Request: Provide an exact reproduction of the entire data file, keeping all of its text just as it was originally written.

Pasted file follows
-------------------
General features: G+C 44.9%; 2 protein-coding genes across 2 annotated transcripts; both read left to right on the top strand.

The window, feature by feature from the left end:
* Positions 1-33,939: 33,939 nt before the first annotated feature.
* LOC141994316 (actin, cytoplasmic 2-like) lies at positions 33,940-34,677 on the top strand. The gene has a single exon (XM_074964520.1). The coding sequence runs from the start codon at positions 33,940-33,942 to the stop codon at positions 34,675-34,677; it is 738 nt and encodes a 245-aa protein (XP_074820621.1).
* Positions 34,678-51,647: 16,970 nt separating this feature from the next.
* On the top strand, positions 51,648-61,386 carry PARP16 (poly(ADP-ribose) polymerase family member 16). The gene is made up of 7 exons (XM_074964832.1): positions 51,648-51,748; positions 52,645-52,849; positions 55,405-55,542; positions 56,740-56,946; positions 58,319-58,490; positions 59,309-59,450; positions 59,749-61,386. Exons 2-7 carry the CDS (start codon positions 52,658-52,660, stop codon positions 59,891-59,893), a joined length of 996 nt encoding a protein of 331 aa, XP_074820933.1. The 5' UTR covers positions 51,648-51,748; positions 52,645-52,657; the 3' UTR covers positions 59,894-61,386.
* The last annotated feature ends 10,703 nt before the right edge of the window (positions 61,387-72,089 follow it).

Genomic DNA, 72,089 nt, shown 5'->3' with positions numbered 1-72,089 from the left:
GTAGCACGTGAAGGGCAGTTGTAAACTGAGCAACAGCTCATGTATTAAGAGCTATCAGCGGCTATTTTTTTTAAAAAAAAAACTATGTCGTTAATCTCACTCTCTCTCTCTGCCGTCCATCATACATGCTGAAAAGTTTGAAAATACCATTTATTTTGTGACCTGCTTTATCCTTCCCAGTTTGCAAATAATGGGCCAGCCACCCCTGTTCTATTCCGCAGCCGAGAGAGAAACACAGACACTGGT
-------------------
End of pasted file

General features: G+C 44.9%; 2 protein-coding genes across 2 annotated transcripts; both read left to right on the top strand.

The window, feature by feature from the left end:
* Positions 1-33,939: 33,939 nt before the first annotated feature.
* LOC141994316 (actin, cytoplasmic 2-like) lies at positions 33,940-34,677 on the top strand. The gene has a single exon (XM_074964520.1). The coding sequence runs from the start codon at positions 33,940-33,942 to the stop codon at positions 34,675-34,677; it is 738 nt and encodes a 245-aa protein (XP_074820621.1).
* Positions 34,678-51,647: 16,970 nt separating this feature from the next.
* On the top strand, positions 51,648-61,386 carry PARP16 (poly(ADP-ribose) polymerase family member 16). The gene is made up of 7 exons (XM_074964832.1): positions 51,648-51,748; positions 52,645-52,849; positions 55,405-55,542; positions 56,740-56,946; positions 58,319-58,490; positions 59,309-59,450; positions 59,749-61,386. Exons 2-7 carry the CDS (start codon positions 52,658-52,660, stop codon positions 59,891-59,893), a joined length of 996 nt encoding a protein of 331 aa, XP_074820933.1. The 5' UTR covers positions 51,648-51,748; positions 52,645-52,657; the 3' UTR covers positions 59,894-61,386.
* The last annotated feature ends 10,703 nt before the right edge of the window (positions 61,387-72,089 follow it).

Genomic DNA, 72,089 nt, shown 5'->3' with positions numbered 1-72,089 from the left:
GTAGCACGTGAAGGGCAGTTGTAAACTGAGCAACAGCTCATGTATTAAGAGCTATCAGCGGCTATTTTTTTTAAAAAAAAAACTATGTCGTTAATCTCACTCTCTCTCTCTGCCGTCCATCATACATGCTGAAAAGTTTGAAAATACCATTTATTTTGTGACCTGCTTTATCCTTCCCAGTTTGCAAATAATGGGCCAGCCACCCCTGTTCTATTCCGCAGCCGAGAGAGAAACACAGACACTGGT